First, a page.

Fines for HIPAA violations in which the affected party had no knowledge of nor culpability in the privacy breach will now be capped at $25,000, a fraction of the previous $1.5 million limit, according to a new notice of enforcement discretion from the HHS.
The update, issued on April 26, is not an amendment to HIPAA, but merely a new interpretation of the existing fine structure in the Health Information Technology for Economic and Clinical Health (HITECH) Act, which amended HIPAA in 2009. The previous reading of those provisions saw a total annual fine limit of $1.5 million for all HIPAA violations, regardless of the level of culpability.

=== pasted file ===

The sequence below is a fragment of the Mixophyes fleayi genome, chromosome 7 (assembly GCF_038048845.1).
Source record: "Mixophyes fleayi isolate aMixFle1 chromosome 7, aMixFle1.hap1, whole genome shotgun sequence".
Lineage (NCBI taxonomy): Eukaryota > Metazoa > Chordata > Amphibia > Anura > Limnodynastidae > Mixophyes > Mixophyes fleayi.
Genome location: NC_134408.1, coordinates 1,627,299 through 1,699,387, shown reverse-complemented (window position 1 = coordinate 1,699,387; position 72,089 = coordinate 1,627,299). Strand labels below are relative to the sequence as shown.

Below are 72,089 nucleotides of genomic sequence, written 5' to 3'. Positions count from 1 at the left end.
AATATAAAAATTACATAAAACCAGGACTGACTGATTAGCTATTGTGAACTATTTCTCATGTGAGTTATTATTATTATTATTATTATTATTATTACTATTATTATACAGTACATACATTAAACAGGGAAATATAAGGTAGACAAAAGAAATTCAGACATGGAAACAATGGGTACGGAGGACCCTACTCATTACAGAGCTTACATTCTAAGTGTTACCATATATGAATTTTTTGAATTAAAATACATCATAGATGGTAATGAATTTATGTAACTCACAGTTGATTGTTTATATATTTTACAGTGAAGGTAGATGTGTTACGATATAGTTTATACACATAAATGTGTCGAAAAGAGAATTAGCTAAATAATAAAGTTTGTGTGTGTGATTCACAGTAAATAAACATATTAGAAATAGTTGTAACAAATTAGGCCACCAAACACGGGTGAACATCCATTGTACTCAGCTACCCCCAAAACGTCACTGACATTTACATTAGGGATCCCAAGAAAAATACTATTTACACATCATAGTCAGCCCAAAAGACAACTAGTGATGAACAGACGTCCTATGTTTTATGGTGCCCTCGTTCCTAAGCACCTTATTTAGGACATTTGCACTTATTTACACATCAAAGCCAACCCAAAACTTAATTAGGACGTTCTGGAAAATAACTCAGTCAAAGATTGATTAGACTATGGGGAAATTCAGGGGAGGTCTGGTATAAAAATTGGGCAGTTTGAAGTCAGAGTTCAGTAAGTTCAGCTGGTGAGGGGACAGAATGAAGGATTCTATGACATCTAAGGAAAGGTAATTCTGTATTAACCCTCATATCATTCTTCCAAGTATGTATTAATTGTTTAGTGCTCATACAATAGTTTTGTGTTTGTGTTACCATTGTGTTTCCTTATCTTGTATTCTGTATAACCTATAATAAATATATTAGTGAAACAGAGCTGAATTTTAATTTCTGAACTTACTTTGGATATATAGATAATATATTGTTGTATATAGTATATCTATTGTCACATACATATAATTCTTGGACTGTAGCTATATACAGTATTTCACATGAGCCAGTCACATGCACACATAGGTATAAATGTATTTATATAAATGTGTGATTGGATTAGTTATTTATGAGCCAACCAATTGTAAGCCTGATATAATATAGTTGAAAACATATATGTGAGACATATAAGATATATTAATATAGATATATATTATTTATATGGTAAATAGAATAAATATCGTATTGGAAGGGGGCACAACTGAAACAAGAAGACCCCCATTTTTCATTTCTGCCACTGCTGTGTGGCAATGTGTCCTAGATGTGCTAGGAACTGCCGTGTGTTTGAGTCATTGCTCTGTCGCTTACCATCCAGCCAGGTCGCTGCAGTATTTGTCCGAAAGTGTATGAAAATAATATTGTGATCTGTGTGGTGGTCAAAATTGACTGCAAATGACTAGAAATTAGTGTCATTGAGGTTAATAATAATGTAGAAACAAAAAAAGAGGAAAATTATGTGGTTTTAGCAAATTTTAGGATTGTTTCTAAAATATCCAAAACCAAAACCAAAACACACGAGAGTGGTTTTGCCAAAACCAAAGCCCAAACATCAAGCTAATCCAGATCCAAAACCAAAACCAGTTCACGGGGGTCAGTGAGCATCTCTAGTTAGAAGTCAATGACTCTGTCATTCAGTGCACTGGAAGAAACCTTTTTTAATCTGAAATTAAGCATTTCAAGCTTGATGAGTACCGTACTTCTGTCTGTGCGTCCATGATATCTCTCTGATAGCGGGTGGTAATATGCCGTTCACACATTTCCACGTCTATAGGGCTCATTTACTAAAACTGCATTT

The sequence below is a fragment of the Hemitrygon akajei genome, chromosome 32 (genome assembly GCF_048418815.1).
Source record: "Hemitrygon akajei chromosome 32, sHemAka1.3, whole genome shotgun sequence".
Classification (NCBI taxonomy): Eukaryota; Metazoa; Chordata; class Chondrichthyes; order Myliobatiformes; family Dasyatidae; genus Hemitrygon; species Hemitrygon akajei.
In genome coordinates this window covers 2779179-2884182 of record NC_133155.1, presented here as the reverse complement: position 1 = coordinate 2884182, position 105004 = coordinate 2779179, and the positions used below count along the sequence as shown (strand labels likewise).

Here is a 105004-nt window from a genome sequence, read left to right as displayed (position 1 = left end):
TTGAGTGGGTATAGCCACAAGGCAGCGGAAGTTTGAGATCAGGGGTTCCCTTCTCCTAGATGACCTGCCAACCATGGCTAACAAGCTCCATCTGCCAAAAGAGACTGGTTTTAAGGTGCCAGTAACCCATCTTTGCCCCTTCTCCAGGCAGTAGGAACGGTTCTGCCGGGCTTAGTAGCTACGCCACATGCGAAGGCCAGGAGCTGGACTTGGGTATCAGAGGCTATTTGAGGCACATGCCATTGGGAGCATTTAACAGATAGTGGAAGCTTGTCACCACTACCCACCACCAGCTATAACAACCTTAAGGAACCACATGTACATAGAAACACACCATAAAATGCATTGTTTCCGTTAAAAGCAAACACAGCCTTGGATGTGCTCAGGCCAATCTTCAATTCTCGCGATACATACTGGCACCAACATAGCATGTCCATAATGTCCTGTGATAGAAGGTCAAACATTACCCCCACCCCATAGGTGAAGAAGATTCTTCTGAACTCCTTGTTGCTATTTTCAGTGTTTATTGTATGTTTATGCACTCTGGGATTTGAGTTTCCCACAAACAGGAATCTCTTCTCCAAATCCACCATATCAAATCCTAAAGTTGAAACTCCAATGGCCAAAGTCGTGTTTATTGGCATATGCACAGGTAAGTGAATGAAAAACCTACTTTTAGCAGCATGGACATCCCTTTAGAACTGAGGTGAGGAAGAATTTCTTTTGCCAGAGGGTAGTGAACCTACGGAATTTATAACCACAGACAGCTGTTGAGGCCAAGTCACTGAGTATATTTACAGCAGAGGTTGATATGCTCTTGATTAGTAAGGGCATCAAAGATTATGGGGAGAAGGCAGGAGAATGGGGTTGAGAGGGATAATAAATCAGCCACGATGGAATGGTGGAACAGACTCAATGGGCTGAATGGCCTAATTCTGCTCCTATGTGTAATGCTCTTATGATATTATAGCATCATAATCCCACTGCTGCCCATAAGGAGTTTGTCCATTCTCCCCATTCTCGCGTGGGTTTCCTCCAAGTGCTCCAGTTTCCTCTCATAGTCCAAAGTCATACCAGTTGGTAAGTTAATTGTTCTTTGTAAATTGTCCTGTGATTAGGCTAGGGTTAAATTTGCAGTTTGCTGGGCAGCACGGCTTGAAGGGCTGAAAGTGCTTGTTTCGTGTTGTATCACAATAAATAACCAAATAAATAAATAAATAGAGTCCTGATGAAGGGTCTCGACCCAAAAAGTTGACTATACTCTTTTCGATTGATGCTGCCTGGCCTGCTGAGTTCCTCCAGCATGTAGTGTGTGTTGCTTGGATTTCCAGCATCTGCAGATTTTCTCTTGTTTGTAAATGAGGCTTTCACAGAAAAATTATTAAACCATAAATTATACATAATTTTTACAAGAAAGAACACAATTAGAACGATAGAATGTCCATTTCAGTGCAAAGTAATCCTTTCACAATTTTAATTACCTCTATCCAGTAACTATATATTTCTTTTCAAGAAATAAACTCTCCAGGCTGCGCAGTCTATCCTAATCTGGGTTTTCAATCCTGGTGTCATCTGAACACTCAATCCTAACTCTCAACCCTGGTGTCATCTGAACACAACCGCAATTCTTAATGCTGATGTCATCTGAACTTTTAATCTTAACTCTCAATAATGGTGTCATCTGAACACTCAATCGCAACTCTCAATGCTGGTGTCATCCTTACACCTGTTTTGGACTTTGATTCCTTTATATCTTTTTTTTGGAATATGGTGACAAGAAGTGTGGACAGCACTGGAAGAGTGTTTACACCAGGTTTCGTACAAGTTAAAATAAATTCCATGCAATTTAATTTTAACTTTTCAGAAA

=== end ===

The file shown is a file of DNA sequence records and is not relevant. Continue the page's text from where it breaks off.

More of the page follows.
Under the new interpretation, breaches will be penalized under one of four tiers.
1. Parties completely absolved of all culpability in the breach will be fined a maximum of $25,000 per year.
2. Those who did not willfully violate HIPAA but experienced a breach due to "reasonable cause" will be limited to $100,000 in annual fines.
3. Breaches that occurred due to "willful neglect" but were rectified in a timely manner will be fined up to $250,000.
4. The $1.5 million yearly cap will still apply to the highest-tier violations, which are caused by willful neglect and are not corrected as soon as possible.
Under the previous total fine cap of $1.5 million, HHS collected a record amount in HIPAA fines in 2018: a total of $28.7 million, including the largest-ever individual settlement of $16 million, with health insurer Anthem.